How to use four Jamboard features on the web

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Jamboard is a combination of hardware and software that provides a collaborative space for teams to draw and share images, documents, and notes. The Jamboard device serves as the service’s featured physical drawing board, while the Jamboard apps on the web and mobile devices allow people to view and draw on “Jams” almost anywhere. Together, Google and BenQ deliver the system and serve the Jamboard community.

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In late January 2019, Google announced a few improvements to Jamboard on the web. The first three features will be available to all accounts with Jamboard access some time in February 2019. The last one—a way to find Jamboard files—has been available for awhile, but is something few people know.

1. Keyboard Ctrls (or Cmds)

Select an object, press the standard key combination to copy it, and then select another spot and press the standard key-combination to paste the object. For some people, keyboard controls make it easier to work with objects in Jams.

On macOS, reach for the standard Command-C to copy, Command-V to paste, or Command-D to duplicate objects. On Windows or Chrome devices, Ctrl-C, Ctrl-V, and Ctrl-D similarly serve to copy, paste, or duplicate selected items, respectively.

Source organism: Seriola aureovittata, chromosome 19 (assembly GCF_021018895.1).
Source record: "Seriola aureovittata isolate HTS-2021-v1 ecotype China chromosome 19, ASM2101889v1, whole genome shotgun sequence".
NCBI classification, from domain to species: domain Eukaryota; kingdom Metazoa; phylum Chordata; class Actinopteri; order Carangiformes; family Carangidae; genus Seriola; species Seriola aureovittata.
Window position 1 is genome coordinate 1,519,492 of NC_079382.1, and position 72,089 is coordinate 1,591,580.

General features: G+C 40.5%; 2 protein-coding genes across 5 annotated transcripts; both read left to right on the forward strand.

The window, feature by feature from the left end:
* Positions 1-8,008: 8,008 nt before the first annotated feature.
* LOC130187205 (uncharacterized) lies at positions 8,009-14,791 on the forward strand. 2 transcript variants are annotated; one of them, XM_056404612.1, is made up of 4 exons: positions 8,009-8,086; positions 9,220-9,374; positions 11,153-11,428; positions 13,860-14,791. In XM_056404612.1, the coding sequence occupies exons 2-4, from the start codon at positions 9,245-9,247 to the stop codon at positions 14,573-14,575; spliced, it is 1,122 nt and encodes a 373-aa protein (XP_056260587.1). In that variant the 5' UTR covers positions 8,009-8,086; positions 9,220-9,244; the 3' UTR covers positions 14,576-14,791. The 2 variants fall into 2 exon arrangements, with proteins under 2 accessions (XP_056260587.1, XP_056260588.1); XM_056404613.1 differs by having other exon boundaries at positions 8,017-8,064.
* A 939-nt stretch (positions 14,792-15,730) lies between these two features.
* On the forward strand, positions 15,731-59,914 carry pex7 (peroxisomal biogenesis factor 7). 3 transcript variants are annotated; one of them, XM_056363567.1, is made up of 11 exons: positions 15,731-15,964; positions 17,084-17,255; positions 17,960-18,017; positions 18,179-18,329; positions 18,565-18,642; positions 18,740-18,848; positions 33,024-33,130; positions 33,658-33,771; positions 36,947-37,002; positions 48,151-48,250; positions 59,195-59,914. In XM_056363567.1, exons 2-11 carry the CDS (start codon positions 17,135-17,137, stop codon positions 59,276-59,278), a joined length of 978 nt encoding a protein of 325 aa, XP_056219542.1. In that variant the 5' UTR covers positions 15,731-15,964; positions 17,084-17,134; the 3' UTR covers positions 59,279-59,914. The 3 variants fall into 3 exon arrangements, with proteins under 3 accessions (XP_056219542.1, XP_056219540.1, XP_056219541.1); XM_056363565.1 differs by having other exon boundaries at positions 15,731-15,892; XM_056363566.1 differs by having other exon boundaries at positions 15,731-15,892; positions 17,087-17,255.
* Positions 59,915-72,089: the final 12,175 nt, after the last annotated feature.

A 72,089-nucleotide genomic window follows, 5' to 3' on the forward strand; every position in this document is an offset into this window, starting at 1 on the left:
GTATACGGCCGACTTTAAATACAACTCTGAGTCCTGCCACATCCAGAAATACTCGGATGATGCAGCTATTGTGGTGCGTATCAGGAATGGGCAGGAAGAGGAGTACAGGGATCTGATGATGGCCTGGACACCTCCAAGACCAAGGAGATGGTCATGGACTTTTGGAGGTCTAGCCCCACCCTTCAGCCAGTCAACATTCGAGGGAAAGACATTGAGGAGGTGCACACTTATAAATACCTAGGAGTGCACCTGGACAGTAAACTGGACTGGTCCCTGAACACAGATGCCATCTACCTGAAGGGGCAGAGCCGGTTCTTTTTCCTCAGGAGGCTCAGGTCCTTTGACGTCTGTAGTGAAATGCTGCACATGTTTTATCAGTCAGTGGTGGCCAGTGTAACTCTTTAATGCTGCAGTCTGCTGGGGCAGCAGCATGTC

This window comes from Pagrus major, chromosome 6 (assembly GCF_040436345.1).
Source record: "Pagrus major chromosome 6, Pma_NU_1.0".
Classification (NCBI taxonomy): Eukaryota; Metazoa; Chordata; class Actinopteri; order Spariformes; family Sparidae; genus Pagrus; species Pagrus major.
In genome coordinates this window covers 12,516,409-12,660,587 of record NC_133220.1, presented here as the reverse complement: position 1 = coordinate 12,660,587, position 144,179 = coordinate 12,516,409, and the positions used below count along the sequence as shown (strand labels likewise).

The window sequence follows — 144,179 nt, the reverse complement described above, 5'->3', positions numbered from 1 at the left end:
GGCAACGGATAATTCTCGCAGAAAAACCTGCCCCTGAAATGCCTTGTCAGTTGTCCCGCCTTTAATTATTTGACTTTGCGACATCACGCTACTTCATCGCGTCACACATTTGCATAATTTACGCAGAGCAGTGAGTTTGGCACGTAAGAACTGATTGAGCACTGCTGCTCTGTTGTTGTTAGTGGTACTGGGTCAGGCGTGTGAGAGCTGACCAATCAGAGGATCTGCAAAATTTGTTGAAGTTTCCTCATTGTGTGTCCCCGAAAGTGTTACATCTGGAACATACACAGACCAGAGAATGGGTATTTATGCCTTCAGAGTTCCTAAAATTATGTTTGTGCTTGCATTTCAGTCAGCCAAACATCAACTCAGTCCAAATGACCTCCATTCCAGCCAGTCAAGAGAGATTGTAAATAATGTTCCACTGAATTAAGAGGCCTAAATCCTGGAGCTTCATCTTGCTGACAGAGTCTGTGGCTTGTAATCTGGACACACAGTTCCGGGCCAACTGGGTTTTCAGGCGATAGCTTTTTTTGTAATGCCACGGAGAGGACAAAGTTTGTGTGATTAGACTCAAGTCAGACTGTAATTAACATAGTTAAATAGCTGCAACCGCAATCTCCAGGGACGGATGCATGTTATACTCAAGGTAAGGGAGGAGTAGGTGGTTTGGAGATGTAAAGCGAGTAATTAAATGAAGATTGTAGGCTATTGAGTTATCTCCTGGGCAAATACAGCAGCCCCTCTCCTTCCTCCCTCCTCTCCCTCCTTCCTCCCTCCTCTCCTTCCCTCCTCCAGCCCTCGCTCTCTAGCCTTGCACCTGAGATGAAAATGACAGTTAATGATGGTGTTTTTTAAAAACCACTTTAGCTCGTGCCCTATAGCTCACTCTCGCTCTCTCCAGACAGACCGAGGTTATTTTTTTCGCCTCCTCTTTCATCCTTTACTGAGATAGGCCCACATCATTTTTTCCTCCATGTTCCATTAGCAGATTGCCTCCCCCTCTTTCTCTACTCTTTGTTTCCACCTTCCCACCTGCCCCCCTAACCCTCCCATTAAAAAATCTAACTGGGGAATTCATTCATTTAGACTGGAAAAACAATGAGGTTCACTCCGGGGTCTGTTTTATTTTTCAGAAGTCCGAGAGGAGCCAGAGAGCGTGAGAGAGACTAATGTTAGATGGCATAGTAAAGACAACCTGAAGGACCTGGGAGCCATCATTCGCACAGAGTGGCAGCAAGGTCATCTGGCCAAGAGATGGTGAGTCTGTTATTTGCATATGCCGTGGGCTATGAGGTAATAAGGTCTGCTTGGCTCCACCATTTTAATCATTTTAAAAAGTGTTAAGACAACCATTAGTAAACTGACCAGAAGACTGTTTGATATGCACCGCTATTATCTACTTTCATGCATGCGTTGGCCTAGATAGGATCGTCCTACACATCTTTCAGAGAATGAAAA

2. Draw + press Ctrl/Cmd to select

When drawing on a Jam frame on the web, you may use your finger on a touchpad, screen, or mouse. Now, you can draw, and then hold a key down to quickly switch to Selection Mode to select an object that you can then move, resize, duplicate, or otherwise manipulate. Release the key to revert to drawing. As with the keyboard controls, press the Command key down on macOS, and the Ctrl key on Windows or Chrome OS devices.

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3. Manage frames

At the top of the Jamboard display on the web, you’ll see small, horizontally arranged rectangles. Tap or click on the set to Expand The Frame bar. You can now add, duplicate, or delete frames from your Jam on the web as needed.

Want to re-rearrange the order of frames? Reach for the Jamboard tablet app or switch to a Jamboard device. Either of those will let you change the sequence of frames (as of late January 2019).

4. Find Jam files

You can access all of your Jamboard files from within the Jamboard app, Google Drive, or the Cloud Search app. To search for your Jams, type any keywords along with type:jam to narrow the results to Jam files. This search term works on the web and when you search in the Google Drive or Cloud Search mobile apps.

Upcoming features

Google also plans to allow people to add images to Jams on the web. So if you’re reading this after February 2019, look for the ability to drag-and-drop, copy-and-paste, or upload images into a Jam frame, as well.

If you’ve used Jamboard—on the web, mobile devices, or on the Jamboard device—what has your experience been? How has a shared Jamboard helped you collaborate with other people? Let me know in the comments below or on Twitter (@awolber).

Also see

Photo of left hand about to be placed on Ctrl-C with Jamboard web on a Chromebook screen

Photo: TechRepublic/Andy Wolber

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